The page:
St. Julia mission celebrated its first Spanish Mass in 1989. At the time, the church had only two or three Spanish-speaking families. One of the initial Spanish-speaking families was Luis and Marlene Rodriguez. They and their children participated in numerous church ministries and served as leaders within the developing Spanish-speaking part of the St. Julia community.

As the numbers of Hispanic Catholics grew, the little mission church dedicated itself to accommodating this rapidly growing Catholic community. In the span of a few years the growth of the Hispanic population had a dramatic impact on the life and culture of Siler City and its surrounding areas. In short order, the meager 123 seat church was filled to capacity, with many people standing outside or in the basement if it were raining.

To assist with the growing church, the Diocese of Raleigh recruited and hired Sister Anita Gutierrez, S.Sp.S, a bilingual Mexican-American, as pastoral administrator, in 1990. She, along with a friar-priest from Blessed Sacrament Parish in Burlington, would administer to the growing number of Catholics who now called Chatham County home.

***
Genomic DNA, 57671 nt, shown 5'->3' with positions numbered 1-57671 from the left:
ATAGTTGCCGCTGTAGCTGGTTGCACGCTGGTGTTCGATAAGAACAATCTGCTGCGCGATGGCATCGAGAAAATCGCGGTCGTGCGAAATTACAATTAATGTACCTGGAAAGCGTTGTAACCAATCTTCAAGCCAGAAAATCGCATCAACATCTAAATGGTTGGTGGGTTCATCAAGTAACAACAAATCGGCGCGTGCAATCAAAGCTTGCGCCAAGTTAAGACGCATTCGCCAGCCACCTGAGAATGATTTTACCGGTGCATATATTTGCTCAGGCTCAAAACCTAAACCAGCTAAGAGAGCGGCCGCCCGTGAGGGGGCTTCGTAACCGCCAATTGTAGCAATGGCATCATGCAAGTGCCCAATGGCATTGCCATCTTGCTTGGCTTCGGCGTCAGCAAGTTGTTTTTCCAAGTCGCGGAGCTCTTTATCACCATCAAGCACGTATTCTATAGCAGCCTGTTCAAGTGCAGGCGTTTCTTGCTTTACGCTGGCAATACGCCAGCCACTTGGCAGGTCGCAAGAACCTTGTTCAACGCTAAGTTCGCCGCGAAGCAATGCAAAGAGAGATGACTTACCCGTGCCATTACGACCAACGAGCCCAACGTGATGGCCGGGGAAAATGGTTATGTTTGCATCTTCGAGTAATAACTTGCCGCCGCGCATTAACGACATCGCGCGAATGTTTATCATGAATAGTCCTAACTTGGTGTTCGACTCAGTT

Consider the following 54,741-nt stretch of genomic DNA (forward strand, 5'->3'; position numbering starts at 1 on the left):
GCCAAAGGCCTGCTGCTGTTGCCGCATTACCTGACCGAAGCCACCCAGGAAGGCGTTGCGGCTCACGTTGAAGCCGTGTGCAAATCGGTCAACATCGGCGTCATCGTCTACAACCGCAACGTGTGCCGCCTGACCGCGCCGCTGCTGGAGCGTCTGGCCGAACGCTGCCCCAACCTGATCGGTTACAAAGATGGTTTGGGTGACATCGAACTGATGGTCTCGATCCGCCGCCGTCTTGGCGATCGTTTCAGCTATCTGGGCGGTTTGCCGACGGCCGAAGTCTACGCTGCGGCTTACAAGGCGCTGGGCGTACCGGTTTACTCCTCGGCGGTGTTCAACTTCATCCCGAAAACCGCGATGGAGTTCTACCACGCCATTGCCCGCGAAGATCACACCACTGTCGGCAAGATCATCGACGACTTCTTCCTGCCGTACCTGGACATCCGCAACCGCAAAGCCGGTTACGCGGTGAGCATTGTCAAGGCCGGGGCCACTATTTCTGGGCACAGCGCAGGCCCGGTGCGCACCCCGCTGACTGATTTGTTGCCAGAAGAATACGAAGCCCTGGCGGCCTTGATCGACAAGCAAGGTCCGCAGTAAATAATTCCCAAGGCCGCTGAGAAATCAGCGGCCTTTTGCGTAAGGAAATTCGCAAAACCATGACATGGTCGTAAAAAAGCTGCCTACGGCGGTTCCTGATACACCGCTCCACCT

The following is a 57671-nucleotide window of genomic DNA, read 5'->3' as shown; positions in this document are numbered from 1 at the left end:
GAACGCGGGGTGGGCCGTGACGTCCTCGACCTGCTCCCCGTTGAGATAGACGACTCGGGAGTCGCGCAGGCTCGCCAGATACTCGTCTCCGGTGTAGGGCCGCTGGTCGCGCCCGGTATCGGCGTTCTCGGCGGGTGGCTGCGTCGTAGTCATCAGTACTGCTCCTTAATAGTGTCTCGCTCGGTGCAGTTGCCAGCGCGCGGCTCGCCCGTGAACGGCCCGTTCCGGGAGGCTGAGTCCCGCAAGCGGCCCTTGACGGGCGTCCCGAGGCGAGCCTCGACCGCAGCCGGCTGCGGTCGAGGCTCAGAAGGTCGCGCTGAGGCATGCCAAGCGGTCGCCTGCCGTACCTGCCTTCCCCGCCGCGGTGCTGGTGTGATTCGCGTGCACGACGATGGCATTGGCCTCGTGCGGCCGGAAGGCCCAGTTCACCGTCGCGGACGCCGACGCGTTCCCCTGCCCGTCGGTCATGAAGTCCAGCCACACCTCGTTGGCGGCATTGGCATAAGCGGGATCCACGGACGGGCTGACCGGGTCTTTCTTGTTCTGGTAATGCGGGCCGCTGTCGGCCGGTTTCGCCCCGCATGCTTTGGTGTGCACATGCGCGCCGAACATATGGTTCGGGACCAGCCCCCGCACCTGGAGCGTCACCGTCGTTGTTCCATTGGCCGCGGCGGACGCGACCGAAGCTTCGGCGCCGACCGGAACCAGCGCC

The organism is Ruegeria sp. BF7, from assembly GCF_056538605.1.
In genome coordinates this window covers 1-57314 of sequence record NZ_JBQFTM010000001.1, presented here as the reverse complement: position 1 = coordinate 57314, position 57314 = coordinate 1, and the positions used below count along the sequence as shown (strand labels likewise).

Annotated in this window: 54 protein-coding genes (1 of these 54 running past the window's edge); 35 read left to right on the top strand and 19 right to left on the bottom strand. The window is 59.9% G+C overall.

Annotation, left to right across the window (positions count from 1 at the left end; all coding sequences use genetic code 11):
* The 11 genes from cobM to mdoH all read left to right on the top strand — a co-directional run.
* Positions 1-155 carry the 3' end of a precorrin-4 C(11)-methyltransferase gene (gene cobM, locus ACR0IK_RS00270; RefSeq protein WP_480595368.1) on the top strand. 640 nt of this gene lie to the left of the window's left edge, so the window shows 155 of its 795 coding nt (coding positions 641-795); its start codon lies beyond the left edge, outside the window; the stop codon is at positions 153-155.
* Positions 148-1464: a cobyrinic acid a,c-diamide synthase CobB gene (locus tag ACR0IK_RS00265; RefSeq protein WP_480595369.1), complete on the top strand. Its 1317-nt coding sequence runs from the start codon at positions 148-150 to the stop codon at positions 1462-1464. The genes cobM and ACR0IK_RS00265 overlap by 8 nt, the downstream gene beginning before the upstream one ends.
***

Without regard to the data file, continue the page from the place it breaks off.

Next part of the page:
By the mid-1990s parish council members knew something had to be done to accommodate the ever-increasing number of Sunday worshipers. Even with three Masses the church facility could not handle the number of attendees. The community understood St. Julia’s situation. Chatham Hospital allowed parking in their visitor lot, which was promptly filled. The Parish Council approved funds to build a parking lot behind the church. That filled up quickly as well. During Christmas services and throughout Holy Week, St. Julia was wall to wall people with cars parked everywhere.